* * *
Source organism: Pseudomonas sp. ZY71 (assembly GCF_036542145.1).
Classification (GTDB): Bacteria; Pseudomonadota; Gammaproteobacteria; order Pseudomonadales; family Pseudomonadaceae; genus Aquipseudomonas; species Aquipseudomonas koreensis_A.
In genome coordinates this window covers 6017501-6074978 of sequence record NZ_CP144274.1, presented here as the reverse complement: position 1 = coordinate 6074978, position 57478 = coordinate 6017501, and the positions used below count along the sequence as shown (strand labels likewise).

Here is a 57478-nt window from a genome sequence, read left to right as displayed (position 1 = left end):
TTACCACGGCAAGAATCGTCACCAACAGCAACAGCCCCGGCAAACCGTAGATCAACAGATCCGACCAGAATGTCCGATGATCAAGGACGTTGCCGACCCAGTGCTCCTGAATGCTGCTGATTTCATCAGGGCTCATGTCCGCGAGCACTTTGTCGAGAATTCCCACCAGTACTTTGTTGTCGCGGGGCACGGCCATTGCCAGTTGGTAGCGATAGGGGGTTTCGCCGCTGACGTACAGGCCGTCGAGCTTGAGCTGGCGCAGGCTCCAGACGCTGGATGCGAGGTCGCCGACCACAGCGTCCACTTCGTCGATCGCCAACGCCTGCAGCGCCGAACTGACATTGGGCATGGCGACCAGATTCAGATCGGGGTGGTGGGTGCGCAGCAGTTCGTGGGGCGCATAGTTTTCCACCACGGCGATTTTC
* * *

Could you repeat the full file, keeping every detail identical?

Source organism: Pseudomonas sp. ZY71 (assembly GCF_036542145.1).
Classification (GTDB): Bacteria; Pseudomonadota; Gammaproteobacteria; order Pseudomonadales; family Pseudomonadaceae; genus Aquipseudomonas; species Aquipseudomonas koreensis_A.
In genome coordinates this window covers 6017501-6074978 of sequence record NZ_CP144274.1, presented here as the reverse complement: position 1 = coordinate 6074978, position 57478 = coordinate 6017501, and the positions used below count along the sequence as shown (strand labels likewise).

Here is a 57478-nt window from a genome sequence, read left to right as displayed (position 1 = left end):
TTACCACGGCAAGAATCGTCACCAACAGCAACAGCCCCGGCAAACCGTAGATCAACAGATCCGACCAGAATGTCCGATGATCAAGGACGTTGCCGACCCAGTGCTCCTGAATGCTGCTGATTTCATCAGGGCTCATGTCCGCGAGCACTTTGTCGAGAATTCCCACCAGTACTTTGTTGTCGCGGGGCACGGCCATTGCCAGTTGGTAGCGATAGGGGGTTTCGCCGCTGACGTACAGGCCGTCGAGCTTGAGCTGGCGCAGGCTCCAGACGCTGGATGCGAGGTCGCCGACCACAGCGTCCACTTCGTCGATCGCCAACGCCTGCAGCGCCGAACTGACATTGGGCATGGCGACCAGATTCAGATCGGGGTGGTGGGTGCGCAGCAGTTCGTGGGGCGCATAGTTTTCCACCACGGCGATTTTC